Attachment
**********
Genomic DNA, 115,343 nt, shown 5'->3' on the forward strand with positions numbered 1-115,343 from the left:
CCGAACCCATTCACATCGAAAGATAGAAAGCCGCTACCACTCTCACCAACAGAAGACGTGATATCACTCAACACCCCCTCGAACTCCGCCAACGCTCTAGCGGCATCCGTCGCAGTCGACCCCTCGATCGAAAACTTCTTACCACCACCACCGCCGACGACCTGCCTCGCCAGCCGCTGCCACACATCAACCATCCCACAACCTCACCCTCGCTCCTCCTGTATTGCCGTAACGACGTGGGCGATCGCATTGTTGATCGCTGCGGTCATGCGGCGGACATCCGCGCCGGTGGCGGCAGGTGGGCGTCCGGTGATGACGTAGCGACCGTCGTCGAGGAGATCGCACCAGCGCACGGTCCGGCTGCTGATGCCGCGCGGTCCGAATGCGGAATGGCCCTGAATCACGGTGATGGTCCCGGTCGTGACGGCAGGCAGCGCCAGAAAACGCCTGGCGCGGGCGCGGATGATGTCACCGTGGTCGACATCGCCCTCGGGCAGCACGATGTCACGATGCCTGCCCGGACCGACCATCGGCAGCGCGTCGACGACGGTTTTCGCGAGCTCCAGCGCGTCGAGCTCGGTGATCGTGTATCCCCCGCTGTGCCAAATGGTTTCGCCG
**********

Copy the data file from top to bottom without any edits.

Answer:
Genomic DNA, 115,343 nt, shown 5'->3' on the forward strand with positions numbered 1-115,343 from the left:
CCGAACCCATTCACATCGAAAGATAGAAAGCCGCTACCACTCTCACCAACAGAAGACGTGATATCACTCAACACCCCCTCGAACTCCGCCAACGCTCTAGCGGCATCCGTCGCAGTCGACCCCTCGATCGAAAACTTCTTACCACCACCACCGCCGACGACCTGCCTCGCCAGCCGCTGCCACACATCAACCATCCCACAACCTCACCCTCGCTCCTCCTGTATTGCCGTAACGACGTGGGCGATCGCATTGTTGATCGCTGCGGTCATGCGGCGGACATCCGCGCCGGTGGCGGCAGGTGGGCGTCCGGTGATGACGTAGCGACCGTCGTCGAGGAGATCGCACCAGCGCACGGTCCGGCTGCTGATGCCGCGCGGTCCGAATGCGGAATGGCCCTGAATCACGGTGATGGTCCCGGTCGTGACGGCAGGCAGCGCCAGAAAACGCCTGGCGCGGGCGCGGATGATGTCACCGTGGTCGACATCGCCCTCGGGCAGCACGATGTCACGATGCCTGCCCGGACCGACCATCGGCAGCGCGTCGACGACGGTTTTCGCGAGCTCCAGCGCGTCGAGCTCGGTGATCGTGTATCCCCCGCTGTGCCAAATGGTTTCGCCG